Today in the garden, whilst I have been working on the veg plot and sweeping the paths, my little daughter has had some lucky finds. She has gathered them in her wheelbarrow, and is now laying them out neatly.
We use them to practise her counting, one to ten. She pauses and concentrates after “123” because she always has the urge to shout “go!” and run off. Once she makes it past this hurdle and onto 4, we can get all the way to 10.
I have been taking pebbles out of the raised beds – recent heavy rains have drilled them up to the surface – and have made a small pile to add to the birdbath. My daughter inspects them, wrinkles her brow and waves a finger at me. My heap of lucky finds is very messy. She organises them for me, in a line to match hers.
We practise sharing. She gives me a few of her treasures, I give her a few of my stones. We make pictures together: a face, a hedgehog, a bridge.
My daughter enjoys seeing all of the new flowers in the garden and quickly spots if something has changed since yesterday. She believes the primulas have faces. She points out their noses to me.
I pot up the last of the bedding plants in need of a new home. My daughter copies me by adding an old piece of evergreen into a tiny pot next to a delicate crocus. It takes a bit of a knock, but will likely perk back up. For the garden to belong to the children as well as me, I embrace these little gestures.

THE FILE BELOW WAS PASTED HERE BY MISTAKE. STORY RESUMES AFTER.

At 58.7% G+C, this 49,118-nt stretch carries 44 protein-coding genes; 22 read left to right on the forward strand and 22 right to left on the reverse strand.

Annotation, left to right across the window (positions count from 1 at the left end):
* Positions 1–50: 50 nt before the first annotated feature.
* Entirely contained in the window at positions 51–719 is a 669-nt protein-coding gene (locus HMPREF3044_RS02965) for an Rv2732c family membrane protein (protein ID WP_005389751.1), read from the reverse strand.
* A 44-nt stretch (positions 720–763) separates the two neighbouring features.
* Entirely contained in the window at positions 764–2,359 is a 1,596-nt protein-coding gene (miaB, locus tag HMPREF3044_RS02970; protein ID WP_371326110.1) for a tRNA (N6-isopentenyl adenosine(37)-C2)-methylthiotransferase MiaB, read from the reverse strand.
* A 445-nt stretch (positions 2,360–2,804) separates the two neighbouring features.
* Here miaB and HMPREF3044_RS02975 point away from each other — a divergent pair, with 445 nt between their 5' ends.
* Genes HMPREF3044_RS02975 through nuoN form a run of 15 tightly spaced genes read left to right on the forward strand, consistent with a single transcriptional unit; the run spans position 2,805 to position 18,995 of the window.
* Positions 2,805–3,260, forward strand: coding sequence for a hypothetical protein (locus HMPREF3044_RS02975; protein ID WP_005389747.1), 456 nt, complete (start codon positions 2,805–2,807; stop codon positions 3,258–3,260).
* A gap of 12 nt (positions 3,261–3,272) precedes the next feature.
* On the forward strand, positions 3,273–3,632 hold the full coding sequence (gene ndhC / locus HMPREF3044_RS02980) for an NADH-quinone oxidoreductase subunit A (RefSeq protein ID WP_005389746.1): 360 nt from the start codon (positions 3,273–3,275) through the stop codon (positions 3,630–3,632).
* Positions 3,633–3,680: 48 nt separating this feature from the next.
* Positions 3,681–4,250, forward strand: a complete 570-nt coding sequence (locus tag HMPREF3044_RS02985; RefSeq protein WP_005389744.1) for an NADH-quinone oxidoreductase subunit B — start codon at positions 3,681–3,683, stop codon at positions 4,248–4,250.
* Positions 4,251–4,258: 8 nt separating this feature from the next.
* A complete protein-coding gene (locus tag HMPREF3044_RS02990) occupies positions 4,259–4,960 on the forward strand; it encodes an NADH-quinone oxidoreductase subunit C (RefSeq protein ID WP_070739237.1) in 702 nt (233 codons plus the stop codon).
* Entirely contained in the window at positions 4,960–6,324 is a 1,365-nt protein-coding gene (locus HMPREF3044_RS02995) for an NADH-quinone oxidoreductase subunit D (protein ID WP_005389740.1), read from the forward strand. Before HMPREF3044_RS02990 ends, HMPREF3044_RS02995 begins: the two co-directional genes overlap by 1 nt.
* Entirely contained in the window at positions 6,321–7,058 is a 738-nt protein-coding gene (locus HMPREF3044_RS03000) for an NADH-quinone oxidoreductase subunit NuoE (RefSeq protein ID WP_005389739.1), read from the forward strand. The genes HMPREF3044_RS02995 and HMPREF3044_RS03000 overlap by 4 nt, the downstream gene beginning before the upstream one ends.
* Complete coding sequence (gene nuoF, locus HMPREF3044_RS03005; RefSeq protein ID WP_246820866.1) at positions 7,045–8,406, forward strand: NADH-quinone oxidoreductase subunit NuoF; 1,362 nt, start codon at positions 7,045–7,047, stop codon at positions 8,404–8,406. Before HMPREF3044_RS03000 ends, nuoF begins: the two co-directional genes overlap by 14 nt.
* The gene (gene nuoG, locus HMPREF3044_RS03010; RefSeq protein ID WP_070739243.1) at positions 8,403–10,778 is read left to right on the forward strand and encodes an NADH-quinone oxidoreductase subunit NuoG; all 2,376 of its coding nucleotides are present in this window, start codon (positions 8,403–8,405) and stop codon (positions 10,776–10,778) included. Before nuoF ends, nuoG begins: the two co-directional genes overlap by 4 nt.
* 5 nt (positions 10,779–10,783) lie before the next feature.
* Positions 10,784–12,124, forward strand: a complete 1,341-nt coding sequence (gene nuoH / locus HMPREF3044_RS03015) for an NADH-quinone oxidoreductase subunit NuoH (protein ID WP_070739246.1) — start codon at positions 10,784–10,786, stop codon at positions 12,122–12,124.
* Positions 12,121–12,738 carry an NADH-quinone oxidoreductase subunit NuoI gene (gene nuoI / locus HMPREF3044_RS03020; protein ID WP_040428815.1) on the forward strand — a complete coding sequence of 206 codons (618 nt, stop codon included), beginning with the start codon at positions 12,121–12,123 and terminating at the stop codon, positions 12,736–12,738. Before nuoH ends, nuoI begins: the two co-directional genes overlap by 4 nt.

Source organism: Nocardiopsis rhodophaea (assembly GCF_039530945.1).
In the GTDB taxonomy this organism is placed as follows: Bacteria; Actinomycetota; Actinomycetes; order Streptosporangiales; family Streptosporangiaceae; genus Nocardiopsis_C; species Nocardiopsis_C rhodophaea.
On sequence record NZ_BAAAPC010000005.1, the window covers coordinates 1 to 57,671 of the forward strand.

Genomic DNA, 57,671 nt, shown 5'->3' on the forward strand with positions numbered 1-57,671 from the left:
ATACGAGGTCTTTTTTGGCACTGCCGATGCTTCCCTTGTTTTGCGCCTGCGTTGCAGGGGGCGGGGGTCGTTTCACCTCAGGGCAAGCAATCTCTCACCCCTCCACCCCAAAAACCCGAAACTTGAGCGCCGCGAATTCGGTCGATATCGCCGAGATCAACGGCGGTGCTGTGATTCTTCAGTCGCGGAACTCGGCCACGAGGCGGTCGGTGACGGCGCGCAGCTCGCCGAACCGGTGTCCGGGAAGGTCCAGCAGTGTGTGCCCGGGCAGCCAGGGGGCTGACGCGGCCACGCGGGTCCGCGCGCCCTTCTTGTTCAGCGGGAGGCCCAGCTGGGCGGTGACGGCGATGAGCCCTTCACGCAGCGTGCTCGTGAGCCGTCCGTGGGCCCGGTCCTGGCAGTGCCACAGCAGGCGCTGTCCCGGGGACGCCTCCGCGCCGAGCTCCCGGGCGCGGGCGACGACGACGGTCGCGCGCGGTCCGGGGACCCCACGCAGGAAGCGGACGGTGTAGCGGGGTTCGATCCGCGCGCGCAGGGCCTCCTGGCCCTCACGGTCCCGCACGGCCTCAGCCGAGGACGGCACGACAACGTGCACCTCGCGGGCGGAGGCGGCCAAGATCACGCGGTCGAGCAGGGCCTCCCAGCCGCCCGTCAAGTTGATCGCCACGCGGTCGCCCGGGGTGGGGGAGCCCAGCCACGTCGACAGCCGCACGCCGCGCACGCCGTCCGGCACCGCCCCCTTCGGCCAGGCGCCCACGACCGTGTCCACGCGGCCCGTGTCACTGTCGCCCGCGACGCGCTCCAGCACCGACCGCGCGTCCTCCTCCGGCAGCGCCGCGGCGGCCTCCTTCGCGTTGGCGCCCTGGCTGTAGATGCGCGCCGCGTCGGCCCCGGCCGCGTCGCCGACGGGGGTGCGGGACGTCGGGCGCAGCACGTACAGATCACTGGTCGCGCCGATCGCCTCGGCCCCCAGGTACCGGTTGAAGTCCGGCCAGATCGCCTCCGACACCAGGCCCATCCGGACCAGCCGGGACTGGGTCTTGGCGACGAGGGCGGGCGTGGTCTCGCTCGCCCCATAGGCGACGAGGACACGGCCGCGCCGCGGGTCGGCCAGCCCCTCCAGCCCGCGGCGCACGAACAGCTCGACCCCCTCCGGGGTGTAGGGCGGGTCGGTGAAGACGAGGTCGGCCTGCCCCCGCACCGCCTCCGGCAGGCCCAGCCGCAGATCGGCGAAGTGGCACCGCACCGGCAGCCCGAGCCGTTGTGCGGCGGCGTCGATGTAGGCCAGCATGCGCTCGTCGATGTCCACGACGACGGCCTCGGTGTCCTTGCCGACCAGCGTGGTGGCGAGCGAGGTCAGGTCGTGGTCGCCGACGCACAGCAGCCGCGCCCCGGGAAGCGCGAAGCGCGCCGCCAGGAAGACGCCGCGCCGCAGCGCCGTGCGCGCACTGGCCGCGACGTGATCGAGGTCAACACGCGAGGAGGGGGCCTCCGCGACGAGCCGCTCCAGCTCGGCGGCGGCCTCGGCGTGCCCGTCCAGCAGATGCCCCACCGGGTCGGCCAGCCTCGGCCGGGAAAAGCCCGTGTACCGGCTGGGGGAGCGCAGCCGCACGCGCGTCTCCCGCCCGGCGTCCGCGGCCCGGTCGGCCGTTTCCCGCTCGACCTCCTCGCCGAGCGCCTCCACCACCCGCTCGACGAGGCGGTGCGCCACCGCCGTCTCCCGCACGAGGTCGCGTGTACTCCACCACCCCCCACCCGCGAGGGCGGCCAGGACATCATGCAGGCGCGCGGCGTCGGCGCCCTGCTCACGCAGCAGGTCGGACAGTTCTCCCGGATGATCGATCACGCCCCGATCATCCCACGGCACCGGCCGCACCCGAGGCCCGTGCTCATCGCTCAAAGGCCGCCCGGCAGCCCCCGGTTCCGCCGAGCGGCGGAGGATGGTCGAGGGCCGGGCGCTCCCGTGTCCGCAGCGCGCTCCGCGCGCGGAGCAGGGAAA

Whilst I remove bark pieces from the stream, she pokes at the waterfall with a stick. We seem to have a lot of these about, brought back by all five of the children from our woodland walks.
It escalates pretty quickly to her clambering up onto the giant rock, laying across it, coat sleeves dipping into the water.
I stop my gardening for the day, pull up my sleeves and join in. We build damns, pools and harbours. We search for fallen leaves to float down the choppy rapids. A happy hour together passes.
When the sky clouds over, we notice how cold our hands are – the difference the sun makes to a chilly winter day!
Soon after, we are back inside to get warm. My husband puts the kettle on and the whole family pause for tea and biscuits. My older boys tell me about the maths they have studied; my younger boys have been practising their singing. I tuck a woollen blanket around my daughter and the kitchen fills with voices.
My eyes catch a glimpse of a stack of old newspapers set aside for recycling. I decide to keep a few back. Next week I will teach my youngest two children how to make paper boats for the stream.